Tuesday, March 30, 2010

Keeping Secrets is Annoying

Keeping secrets seriously bothers me. Not other people's secrets - my own.

Take for example, wedding stuff. Specifically, bridesmaids' gifts. I'm BRIMMING with excitement about their gifts and how I'm FINALLY figuring them out - but I can't tell you about them, because I know they read this. I'm in the process of making the necklaces, and it's so much fun! The parts I have done look fantastic (even though I can't afford real pearls), and even if they only wear them one day, I know they'll look great. I'm totally proud of myself for taking on this project and how far I've gotten, despite never working with anything jewelry-related before - unless you count friendship bracelets made of string.

I'm just so excited! I'm trying really hard to give my girls gifts that they can use after the wedding (even though at least 2 of them will be for the wedding), and I really don't want to give them kitchy dust-collectors. They might all get the same gifts, but at least they'll be versatile.

Now. Only 283 days before the girls get them (I'm giving them out at the rehearsal dinner)

Sunday, March 28, 2010

Staying Warm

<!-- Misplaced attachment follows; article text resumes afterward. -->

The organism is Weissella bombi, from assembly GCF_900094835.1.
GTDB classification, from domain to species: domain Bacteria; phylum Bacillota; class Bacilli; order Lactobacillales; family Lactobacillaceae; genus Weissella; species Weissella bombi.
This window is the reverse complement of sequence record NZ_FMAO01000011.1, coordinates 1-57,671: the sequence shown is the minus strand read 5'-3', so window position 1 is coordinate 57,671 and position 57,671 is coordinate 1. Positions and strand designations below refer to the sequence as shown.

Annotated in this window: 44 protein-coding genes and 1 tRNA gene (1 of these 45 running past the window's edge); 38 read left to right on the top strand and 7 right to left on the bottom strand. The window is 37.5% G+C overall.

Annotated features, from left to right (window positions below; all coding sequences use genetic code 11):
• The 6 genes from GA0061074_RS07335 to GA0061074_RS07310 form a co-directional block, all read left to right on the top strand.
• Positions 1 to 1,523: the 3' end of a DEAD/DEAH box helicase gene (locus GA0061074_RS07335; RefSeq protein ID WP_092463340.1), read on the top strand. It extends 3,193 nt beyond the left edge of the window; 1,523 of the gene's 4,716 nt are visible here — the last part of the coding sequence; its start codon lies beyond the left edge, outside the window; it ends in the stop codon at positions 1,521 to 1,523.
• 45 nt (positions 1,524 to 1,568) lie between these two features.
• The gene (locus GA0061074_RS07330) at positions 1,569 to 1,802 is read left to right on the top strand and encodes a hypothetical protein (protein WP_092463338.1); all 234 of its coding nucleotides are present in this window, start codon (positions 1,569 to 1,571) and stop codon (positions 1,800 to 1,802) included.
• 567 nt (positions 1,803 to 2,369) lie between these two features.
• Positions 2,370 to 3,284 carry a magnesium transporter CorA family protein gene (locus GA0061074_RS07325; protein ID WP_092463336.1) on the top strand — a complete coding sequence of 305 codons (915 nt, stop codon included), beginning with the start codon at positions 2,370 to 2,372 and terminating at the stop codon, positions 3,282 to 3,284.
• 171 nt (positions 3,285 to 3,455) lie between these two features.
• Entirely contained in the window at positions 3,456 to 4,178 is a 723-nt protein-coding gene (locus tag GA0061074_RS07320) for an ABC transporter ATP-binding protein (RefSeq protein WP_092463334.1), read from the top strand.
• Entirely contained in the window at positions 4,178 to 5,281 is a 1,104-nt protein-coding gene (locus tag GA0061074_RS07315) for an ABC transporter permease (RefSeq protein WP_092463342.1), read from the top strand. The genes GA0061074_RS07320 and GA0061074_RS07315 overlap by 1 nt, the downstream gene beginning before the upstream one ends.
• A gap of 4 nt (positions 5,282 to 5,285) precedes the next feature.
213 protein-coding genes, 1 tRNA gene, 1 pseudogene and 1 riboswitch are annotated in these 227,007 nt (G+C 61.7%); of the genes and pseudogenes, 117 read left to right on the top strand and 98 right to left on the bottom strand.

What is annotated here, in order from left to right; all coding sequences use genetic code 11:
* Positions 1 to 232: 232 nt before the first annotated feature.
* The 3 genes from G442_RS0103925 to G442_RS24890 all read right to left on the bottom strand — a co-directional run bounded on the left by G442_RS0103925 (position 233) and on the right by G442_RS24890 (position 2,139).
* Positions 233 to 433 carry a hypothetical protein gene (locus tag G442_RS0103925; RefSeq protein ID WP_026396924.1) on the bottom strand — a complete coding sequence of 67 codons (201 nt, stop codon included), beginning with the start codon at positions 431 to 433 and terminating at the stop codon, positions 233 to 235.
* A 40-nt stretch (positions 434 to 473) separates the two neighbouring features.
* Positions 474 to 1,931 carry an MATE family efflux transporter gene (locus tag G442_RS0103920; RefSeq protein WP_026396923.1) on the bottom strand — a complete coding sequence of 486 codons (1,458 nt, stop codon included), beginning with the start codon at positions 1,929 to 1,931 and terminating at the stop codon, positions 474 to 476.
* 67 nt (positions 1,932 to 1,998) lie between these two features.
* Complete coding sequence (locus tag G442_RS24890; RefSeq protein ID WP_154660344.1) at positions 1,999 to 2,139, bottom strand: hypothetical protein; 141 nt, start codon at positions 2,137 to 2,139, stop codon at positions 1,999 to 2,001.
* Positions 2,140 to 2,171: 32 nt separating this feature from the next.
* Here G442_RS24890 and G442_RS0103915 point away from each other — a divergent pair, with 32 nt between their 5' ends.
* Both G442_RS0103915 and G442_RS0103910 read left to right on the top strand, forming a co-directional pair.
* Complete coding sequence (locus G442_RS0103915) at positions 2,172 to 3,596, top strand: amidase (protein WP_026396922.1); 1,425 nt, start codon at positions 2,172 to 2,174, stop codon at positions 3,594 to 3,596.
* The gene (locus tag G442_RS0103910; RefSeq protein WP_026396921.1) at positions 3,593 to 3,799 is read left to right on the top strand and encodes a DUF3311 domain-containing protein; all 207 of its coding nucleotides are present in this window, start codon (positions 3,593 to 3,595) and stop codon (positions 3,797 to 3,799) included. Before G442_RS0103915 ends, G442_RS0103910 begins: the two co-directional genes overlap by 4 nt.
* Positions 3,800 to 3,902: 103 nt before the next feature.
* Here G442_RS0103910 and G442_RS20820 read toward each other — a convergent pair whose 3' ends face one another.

I'm getting married in January.

St. Louis has wonky, unpredictable weather. There have been years where the weather reaches 50 degrees in the beginning of January, but there are also years where it is closer to 0 degrees. Most likely, it's going to be cold, blustery, and gray.

Consequently, I need something to protect me from the elements. Early on, as soon as I mentioned the word "January," all I heard was "capes," "muffs," and most of all, "fur." There's only one problem with that: I hate fur. I hate the feel of it, the texture, everything. It reminds me of Cruella DeVille. Every time I went to David's Bridal, people tried to put fur things on me, and each time, I became more convinced that I don't want fur. At all. Anywhere. No thanks.
 And then, I saw this post on WeddingBee. WeddingBee is like, my bride-self's guilty pleasure. I dream of blogging for WeddingBee (I can't even apply until I'm 8 months out. *Sadface*). This post makes me swoon. I don't need no stinkin' cliche cape. I need a wedding peacoat.